On Storytelling and Health Care

One of the best ways to achieve a sense of community in health care is through storytelling. Stories make for good medicine. They inspire empathy, laughter, hope and healing. Because we can relate to the experiences of human beings as told in stories, we more easily learn and retain information presented that way.

By its very nature, health care has a wealth of wonderful stories to tell. This is a field that is about life and death, tragedy and redemption, despair and hope. Through stories, we can help patients overcome fear and anxiety. We can teach valuable public health lessons. We can show how physicians and nurses care about the people they treat. And we can help employees connect to the larger purpose of the organization.

Our patients share the stories of their health care experiences through surveys. The caregivers are the characters in the stories – a cast that includes doctors, nurses, techs, aides, support and leaders. These ordinary people make extraordinary contributions to people’s lives and to our society at large. It’s vital to share the stories of the events these characters take part in – the everyday victories and discoveries that touch our hearts.

I often tell people about the Press Ganey story, about how a company that has affected so many lives basically began in the kitchen of a Notre Dame professor. Our company now has offices in multiple locations, hundreds of employees and thousands of clients, but people love to hear about its humble beginnings. History, as told through stories, helps people connect to an organization.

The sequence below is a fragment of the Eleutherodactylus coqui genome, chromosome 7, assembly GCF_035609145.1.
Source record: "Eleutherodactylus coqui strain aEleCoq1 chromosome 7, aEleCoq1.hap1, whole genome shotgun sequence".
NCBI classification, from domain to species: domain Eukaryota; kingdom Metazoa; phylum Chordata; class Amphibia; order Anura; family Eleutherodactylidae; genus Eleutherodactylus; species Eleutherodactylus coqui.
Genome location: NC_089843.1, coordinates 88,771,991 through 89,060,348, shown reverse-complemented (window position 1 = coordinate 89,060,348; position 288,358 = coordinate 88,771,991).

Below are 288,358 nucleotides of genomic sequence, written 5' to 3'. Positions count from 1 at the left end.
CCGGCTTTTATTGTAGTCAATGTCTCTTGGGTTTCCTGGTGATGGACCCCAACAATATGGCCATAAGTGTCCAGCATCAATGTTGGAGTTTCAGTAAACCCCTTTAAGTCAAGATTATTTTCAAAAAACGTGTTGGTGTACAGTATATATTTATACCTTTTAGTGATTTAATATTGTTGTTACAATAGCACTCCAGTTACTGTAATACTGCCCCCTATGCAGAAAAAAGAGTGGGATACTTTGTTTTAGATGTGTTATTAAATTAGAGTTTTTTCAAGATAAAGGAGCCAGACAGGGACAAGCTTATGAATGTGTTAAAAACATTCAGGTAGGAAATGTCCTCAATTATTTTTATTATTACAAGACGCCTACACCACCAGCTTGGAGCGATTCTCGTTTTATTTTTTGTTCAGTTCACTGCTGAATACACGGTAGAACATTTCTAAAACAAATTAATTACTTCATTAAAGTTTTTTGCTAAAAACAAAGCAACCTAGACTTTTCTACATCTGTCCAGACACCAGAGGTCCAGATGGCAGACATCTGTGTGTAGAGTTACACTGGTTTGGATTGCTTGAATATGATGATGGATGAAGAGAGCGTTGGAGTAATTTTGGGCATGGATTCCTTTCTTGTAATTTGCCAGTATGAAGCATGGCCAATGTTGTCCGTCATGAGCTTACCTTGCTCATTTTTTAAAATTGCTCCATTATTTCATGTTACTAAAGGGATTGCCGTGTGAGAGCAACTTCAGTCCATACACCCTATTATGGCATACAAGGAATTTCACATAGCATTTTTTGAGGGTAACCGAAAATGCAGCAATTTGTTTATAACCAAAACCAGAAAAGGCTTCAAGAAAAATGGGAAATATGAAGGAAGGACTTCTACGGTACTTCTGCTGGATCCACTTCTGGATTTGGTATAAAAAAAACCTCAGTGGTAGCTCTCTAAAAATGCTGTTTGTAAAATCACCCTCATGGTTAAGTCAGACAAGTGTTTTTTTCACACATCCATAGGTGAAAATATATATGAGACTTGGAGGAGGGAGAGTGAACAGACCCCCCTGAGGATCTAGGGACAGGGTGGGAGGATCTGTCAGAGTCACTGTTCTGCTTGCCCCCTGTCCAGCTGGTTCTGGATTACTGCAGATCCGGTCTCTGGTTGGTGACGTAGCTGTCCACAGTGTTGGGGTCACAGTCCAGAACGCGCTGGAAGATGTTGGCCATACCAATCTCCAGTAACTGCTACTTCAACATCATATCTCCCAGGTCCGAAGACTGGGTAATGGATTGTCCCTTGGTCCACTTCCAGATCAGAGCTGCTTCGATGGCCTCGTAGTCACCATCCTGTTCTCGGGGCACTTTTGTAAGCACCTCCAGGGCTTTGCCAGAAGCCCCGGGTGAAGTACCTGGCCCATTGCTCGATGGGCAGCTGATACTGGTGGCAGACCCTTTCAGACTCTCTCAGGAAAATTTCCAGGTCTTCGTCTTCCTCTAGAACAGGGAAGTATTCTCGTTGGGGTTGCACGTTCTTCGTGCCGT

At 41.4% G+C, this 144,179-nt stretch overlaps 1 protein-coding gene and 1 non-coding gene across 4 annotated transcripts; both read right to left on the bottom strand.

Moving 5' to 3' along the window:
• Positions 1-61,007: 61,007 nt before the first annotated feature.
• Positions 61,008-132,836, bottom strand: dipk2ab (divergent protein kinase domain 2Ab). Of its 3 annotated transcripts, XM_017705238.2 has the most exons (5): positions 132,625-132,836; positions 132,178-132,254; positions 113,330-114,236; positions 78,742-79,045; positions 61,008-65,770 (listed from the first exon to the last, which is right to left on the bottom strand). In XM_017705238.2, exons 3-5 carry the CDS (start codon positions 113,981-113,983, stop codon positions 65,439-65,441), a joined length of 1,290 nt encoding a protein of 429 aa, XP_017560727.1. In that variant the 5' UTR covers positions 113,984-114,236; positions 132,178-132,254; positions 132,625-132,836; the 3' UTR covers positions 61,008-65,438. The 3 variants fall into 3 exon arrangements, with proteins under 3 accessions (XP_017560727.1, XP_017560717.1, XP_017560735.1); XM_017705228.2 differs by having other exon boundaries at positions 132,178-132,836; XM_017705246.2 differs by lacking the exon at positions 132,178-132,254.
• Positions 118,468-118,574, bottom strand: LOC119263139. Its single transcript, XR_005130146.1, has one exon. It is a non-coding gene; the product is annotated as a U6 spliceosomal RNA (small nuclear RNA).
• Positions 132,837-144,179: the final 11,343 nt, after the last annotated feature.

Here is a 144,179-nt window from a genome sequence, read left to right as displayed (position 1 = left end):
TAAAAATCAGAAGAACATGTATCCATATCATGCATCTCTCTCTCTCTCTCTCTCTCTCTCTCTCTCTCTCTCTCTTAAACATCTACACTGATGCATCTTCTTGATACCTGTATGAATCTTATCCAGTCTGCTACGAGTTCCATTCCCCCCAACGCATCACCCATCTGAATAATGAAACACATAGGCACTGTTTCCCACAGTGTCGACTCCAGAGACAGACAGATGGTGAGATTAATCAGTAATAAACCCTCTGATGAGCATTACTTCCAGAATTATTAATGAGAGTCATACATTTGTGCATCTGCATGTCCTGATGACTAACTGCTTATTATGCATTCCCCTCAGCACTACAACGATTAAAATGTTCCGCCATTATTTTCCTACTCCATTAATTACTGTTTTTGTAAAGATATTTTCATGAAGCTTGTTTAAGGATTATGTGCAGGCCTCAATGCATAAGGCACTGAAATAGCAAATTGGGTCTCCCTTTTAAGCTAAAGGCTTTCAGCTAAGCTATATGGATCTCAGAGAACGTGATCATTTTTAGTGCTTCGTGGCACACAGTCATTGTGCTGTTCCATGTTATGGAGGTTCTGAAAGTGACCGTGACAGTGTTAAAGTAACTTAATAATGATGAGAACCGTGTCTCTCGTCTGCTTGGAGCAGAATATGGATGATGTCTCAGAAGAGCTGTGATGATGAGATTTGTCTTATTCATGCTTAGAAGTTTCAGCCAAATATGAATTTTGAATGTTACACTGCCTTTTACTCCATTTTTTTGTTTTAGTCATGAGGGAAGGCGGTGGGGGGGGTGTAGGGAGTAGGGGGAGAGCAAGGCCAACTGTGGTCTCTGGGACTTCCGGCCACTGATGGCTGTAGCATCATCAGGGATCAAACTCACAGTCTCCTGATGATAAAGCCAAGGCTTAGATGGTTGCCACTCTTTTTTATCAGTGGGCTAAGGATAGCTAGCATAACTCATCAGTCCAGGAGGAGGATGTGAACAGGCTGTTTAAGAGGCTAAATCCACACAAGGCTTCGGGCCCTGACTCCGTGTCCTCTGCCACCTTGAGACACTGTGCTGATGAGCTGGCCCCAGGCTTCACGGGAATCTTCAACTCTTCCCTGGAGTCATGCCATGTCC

More than a decade ago, I read a story about a young emergency department physician who had realized as his shift was ending that the homeless patient he had been caring for through the night had no shoes. So he left the man his own shoes. A co-worker was so moved by the generosity that she felt compelled to share the story. I think about that so often. It’s heartwarming and validates the goodness and compassion that we look for in those who provide care, but I would have never known about it had the young doctor’s co-worker not taken the time to tell the story.

There is no hard and fast rule on how stories can be told or shared. Make a point of including them in department meetings. Dedicate a spot on your organization’s intranet and solicit staff to contribute. Share patients’ stories so that everyone can celebrate the victories and benefit from lessons learned.

After many years in nursing, I have so many stories stored away as memories and often bring them out as reminders. Different ones evoke different emotions – happiness, sadness, pride, love; they are a chronicle of my experiences, none of which I ever want to forget.

One of my favorites is the story of a 100-year-old lovely little lady brought to the ED with blurred and double vision. The physician walked over to the bedside and, taking her hand, asked, “So, you are seeing double of everything?” At first she was silent, but after a bit responded, “Young man, at my age, I’ve seen most things at least double, some more times than that!”

What’s your story